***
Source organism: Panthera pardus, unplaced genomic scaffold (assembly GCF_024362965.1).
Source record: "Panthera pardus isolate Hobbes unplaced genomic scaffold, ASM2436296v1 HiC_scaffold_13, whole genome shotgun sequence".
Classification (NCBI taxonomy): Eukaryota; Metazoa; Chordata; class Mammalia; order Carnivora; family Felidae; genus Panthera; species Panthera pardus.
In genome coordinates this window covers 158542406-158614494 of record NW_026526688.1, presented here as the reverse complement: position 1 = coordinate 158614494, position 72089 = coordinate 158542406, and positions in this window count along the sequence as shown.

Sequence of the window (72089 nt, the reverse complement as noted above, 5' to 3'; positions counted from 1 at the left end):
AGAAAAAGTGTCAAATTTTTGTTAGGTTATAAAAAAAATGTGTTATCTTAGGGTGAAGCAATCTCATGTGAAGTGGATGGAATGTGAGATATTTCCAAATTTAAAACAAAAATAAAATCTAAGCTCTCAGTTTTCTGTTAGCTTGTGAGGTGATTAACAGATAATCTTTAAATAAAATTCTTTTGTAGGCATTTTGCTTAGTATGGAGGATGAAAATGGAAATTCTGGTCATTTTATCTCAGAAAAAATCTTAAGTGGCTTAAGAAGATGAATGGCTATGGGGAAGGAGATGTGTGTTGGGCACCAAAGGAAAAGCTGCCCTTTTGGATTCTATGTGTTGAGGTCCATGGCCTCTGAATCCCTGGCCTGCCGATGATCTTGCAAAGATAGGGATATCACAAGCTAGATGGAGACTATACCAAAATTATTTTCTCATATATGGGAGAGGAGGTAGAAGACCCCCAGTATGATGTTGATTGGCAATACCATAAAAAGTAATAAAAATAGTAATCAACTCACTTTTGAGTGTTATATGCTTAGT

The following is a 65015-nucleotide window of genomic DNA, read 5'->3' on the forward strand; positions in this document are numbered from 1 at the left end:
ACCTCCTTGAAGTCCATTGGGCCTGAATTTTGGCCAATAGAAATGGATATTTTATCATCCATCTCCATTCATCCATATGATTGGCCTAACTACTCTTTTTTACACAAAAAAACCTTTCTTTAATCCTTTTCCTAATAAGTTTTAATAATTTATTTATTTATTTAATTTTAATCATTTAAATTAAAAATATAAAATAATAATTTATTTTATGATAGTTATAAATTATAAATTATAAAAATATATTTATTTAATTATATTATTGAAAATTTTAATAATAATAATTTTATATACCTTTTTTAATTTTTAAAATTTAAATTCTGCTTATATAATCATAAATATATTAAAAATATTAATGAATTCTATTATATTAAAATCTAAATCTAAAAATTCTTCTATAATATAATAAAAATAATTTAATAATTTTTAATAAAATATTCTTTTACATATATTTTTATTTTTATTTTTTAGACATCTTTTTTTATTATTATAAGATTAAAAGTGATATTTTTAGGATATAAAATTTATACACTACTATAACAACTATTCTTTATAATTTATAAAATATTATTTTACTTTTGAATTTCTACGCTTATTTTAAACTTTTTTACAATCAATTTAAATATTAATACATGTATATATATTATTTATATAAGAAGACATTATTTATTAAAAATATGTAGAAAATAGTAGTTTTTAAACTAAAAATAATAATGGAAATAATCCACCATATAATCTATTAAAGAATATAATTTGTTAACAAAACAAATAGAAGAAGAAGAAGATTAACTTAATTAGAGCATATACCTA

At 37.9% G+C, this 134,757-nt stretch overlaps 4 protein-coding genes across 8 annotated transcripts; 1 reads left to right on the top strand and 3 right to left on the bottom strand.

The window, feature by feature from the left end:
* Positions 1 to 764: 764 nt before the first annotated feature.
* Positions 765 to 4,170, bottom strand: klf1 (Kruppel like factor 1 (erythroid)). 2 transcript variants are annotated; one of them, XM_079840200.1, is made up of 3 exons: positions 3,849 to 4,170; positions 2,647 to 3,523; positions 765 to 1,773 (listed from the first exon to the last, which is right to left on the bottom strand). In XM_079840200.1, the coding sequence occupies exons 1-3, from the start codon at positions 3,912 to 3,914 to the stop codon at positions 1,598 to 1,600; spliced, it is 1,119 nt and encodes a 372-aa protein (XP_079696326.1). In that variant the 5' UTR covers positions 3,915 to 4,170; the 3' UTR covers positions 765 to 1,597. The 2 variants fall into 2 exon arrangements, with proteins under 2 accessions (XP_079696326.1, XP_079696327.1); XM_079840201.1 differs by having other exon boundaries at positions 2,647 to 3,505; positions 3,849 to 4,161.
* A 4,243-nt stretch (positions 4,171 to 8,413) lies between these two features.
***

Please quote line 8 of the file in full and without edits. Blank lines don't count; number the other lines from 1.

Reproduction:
ACCTCCTTGAAGTCCATTGGGCCTGAATTTTGGCCAATAGAAATGGATATTTTATCATCCATCTCCATTCATCCATATGATTGGCCTAACTACTCTTTTTTACACAAAAAAACCTTTCTTTAATCCTTTTCCTAATAAGTTTTAATAATTTATTTATTTATTTAATTTTAATCATTTAAATTAAAAATATAAAATAATAATTTATTTTATGATAGTTATAAATTATAAATTATAAAAATATATTTATTTAATTATATTATTGAAAATTTTAATAATAATAATTTTATATACCTTTTTTAATTTTTAAAATTTAAATTCTGCTTATATAATCATAAATATATTAAAAATATTAATGAATTCTATTATATTAAAATCTAAATCTAAAAATTCTTCTATAATATAATAAAAATAATTTAATAATTTTTAATAAAATATTCTTTTACATATATTTTTATTTTTATTTTTTAGACATCTTTTTTTATTATTATAAGATTAAAAGTGATATTTTTAGGATATAAAATTTATACACTACTATAACAACTATTCTTTATAATTTATAAAATATTATTTTACTTTTGAATTTCTACGCTTATTTTAAACTTTTTTACAATCAATTTAAATATTAATACATGTATATATATTATTTATATAAGAAGACATTATTTATTAAAAATATGTAGAAAATAGTAGTTTTTAAACTAAAAATAATAATGGAAATAATCCACCATATAATCTATTAAAGAATATAATTTGTTAACAAAACAAATAGAAGAAGAAGAAGATTAACTTAATTAGAGCATATACCTA